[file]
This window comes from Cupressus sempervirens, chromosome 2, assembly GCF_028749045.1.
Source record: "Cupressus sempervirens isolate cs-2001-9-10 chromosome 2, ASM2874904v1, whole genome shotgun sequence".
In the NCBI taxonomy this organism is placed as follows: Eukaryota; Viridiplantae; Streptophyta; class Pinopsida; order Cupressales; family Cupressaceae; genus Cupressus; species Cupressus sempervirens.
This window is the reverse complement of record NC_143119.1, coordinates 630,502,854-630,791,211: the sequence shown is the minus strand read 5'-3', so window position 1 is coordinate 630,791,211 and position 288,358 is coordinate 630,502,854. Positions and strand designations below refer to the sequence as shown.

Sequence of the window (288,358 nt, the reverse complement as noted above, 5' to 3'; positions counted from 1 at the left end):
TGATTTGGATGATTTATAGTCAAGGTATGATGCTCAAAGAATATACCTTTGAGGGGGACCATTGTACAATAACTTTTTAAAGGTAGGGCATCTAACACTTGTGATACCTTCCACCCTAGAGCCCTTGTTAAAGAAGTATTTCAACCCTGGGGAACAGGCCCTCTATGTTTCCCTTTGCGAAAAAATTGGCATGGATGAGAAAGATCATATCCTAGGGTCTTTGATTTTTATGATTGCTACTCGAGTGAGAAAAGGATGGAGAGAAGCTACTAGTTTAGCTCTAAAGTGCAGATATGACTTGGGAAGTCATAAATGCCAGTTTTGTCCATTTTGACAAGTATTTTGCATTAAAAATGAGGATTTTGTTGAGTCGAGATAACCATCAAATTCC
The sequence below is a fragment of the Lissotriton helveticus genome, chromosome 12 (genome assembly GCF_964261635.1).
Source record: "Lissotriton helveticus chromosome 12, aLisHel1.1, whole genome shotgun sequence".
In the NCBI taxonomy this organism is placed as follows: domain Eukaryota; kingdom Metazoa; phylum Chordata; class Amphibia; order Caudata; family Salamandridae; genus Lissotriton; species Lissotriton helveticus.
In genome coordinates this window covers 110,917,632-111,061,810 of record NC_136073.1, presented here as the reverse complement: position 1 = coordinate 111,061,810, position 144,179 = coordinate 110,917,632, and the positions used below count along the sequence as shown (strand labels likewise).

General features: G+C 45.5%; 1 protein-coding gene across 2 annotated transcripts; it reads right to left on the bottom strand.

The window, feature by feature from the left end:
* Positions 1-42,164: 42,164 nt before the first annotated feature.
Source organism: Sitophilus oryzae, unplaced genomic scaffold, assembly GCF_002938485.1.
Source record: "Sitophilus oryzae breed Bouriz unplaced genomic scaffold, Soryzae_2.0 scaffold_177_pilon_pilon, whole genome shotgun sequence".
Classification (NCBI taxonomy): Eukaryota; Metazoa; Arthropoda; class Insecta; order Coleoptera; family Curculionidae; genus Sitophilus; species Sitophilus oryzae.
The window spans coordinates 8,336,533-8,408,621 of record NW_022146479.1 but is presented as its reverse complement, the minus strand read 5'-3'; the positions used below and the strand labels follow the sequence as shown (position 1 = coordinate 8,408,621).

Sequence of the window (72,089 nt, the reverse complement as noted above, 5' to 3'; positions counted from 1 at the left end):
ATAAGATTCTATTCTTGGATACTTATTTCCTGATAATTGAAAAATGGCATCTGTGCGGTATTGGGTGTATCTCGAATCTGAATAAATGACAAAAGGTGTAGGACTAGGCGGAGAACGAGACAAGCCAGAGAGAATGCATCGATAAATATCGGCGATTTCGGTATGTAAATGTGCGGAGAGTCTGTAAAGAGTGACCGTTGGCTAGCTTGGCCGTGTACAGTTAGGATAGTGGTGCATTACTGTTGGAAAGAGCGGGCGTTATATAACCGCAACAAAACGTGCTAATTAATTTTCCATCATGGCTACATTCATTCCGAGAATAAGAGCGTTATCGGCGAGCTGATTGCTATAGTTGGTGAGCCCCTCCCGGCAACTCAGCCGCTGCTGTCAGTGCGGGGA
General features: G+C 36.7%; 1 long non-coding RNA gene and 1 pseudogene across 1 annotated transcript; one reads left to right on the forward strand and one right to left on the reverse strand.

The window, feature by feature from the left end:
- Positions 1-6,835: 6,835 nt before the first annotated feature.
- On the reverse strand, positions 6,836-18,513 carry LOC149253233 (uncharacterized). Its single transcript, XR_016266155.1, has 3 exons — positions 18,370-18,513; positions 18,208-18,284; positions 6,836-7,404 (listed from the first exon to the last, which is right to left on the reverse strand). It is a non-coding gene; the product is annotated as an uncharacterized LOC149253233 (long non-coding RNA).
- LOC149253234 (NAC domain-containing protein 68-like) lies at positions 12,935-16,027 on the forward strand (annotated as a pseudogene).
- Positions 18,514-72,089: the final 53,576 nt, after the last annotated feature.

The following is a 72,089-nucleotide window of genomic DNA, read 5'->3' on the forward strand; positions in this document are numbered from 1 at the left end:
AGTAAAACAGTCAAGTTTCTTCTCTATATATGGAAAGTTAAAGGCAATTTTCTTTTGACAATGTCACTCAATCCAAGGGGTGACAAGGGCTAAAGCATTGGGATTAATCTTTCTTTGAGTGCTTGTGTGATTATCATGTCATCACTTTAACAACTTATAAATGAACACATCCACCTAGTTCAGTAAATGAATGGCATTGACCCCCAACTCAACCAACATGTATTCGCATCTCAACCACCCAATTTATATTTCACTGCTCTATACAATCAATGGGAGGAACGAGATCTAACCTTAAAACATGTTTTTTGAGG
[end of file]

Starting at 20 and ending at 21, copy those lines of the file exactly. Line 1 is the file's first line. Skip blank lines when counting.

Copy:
General features: G+C 36.7%; 1 long non-coding RNA gene and 1 pseudogene across 1 annotated transcript; one reads left to right on the forward strand and one right to left on the reverse strand.

The window, feature by feature from the left end: